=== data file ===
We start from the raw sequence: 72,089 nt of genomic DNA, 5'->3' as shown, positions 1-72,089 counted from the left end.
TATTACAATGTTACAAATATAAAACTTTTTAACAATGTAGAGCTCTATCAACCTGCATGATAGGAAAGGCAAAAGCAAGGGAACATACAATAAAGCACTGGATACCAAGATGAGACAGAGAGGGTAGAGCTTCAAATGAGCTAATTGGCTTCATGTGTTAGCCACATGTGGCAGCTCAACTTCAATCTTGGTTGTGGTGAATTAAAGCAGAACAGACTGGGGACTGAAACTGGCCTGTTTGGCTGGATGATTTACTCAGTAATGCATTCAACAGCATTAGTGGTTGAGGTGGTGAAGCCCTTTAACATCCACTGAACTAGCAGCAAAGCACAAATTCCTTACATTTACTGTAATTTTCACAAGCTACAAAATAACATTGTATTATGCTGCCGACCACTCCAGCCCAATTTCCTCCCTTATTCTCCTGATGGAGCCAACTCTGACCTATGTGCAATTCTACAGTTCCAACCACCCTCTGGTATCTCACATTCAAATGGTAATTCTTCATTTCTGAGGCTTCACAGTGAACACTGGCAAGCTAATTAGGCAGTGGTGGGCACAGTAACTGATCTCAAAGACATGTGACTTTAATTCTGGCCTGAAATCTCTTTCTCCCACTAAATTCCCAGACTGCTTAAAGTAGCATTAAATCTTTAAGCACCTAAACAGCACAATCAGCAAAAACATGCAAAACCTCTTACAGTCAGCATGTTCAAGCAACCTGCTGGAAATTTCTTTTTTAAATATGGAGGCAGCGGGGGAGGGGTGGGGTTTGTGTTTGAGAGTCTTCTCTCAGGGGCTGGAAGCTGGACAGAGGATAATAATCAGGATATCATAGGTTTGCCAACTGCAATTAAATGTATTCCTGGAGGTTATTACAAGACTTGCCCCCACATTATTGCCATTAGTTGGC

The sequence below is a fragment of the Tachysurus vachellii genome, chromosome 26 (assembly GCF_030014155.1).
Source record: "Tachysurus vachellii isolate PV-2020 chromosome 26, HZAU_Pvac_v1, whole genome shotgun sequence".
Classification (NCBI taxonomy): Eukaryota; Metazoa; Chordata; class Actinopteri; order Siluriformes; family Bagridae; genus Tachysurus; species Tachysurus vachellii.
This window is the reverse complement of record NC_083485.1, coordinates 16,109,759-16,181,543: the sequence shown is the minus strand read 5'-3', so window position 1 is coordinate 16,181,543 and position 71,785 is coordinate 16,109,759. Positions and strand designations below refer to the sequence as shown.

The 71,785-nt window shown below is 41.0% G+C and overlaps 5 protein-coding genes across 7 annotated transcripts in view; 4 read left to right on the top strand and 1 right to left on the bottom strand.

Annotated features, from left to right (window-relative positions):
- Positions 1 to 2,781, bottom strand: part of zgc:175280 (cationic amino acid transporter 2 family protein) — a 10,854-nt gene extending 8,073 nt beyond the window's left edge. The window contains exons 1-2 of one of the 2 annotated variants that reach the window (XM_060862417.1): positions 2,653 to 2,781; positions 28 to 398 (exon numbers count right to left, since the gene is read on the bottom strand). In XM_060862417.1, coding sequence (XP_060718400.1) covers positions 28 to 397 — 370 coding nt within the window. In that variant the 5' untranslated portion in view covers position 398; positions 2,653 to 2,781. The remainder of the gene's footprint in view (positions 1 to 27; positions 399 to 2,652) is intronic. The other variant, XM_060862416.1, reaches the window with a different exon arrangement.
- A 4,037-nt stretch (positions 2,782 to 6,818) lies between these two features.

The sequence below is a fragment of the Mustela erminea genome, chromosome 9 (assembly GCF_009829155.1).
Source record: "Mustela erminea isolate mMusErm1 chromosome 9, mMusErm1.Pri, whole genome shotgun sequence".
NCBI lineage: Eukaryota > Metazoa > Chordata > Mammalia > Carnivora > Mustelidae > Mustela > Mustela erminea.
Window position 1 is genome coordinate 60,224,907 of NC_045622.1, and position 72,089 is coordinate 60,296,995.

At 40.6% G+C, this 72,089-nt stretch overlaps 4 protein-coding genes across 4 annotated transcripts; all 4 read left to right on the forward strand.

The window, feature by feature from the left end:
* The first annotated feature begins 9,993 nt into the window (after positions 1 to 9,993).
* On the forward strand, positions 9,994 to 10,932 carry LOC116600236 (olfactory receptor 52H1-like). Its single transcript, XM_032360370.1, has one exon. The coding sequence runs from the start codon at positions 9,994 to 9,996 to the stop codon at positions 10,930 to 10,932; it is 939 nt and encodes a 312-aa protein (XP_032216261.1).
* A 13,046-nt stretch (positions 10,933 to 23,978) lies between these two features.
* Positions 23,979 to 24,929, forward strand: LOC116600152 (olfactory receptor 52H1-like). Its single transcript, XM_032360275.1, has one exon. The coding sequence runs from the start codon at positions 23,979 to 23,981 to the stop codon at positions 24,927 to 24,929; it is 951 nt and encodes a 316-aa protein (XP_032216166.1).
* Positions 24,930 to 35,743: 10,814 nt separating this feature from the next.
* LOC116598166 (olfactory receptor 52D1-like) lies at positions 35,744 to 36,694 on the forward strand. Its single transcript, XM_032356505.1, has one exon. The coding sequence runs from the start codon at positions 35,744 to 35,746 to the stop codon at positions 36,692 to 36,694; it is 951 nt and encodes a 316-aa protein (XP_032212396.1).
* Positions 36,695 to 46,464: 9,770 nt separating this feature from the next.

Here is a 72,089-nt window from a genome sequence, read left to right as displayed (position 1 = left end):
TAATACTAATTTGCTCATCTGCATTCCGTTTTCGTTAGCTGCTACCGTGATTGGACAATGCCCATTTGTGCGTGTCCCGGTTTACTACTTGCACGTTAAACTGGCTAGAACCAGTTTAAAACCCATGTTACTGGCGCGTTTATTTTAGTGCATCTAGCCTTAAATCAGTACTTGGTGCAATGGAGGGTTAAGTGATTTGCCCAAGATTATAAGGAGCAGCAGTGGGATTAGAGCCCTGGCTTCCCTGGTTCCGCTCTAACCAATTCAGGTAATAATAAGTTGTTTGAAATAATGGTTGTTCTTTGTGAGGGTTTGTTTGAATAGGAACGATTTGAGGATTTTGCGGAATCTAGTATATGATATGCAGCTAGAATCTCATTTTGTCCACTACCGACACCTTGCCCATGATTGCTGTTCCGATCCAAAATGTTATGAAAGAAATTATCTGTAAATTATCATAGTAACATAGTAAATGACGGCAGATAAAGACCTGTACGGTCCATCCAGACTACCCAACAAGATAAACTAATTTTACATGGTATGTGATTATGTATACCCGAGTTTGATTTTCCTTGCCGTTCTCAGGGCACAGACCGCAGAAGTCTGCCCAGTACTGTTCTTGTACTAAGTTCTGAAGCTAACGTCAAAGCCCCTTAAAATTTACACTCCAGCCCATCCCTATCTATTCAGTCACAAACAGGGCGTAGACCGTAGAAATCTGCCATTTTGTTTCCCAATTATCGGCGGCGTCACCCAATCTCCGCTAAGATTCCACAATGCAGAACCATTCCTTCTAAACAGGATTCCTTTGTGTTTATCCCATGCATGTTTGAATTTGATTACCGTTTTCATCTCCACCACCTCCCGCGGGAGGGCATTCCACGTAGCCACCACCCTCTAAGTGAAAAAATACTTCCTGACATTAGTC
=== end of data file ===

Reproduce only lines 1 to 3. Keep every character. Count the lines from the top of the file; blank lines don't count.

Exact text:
We start from the raw sequence: 72,089 nt of genomic DNA, 5'->3' as shown, positions 1-72,089 counted from the left end.
TATTACAATGTTACAAATATAAAACTTTTTAACAATGTAGAGCTCTATCAACCTGCATGATAGGAAAGGCAAAAGCAAGGGAACATACAATAAAGCACTGGATACCAAGATGAGACAGAGAGGGTAGAGCTTCAAATGAGCTAATTGGCTTCATGTGTTAGCCACATGTGGCAGCTCAACTTCAATCTTGGTTGTGGTGAATTAAAGCAGAACAGACTGGGGACTGAAACTGGCCTGTTTGGCTGGATGATTTACTCAGTAATGCATTCAACAGCATTAGTGGTTGAGGTGGTGAAGCCCTTTAACATCCACTGAACTAGCAGCAAAGCACAAATTCCTTACATTTACTGTAATTTTCACAAGCTACAAAATAACATTGTATTATGCTGCCGACCACTCCAGCCCAATTTCCTCCCTTATTCTCCTGATGGAGCCAACTCTGACCTATGTGCAATTCTACAGTTCCAACCACCCTCTGGTATCTCACATTCAAATGGTAATTCTTCATTTCTGAGGCTTCACAGTGAACACTGGCAAGCTAATTAGGCAGTGGTGGGCACAGTAACTGATCTCAAAGACATGTGACTTTAATTCTGGCCTGAAATCTCTTTCTCCCACTAAATTCCCAGACTGCTTAAAGTAGCATTAAATCTTTAAGCACCTAAACAGCACAATCAGCAAAAACATGCAAAACCTCTTACAGTCAGCATGTTCAAGCAACCTGCTGGAAATTTCTTTTTTAAATATGGAGGCAGCGGGGGAGGGGTGGGGTTTGTGTTTGAGAGTCTTCTCTCAGGGGCTGGAAGCTGGACAGAGGATAATAATCAGGATATCATAGGTTTGCCAACTGCAATTAAATGTATTCCTGGAGGTTATTACAAGACTTGCCCCCACATTATTGCCATTAGTTGGC

The sequence below is a fragment of the Tachysurus vachellii genome, chromosome 26 (assembly GCF_030014155.1).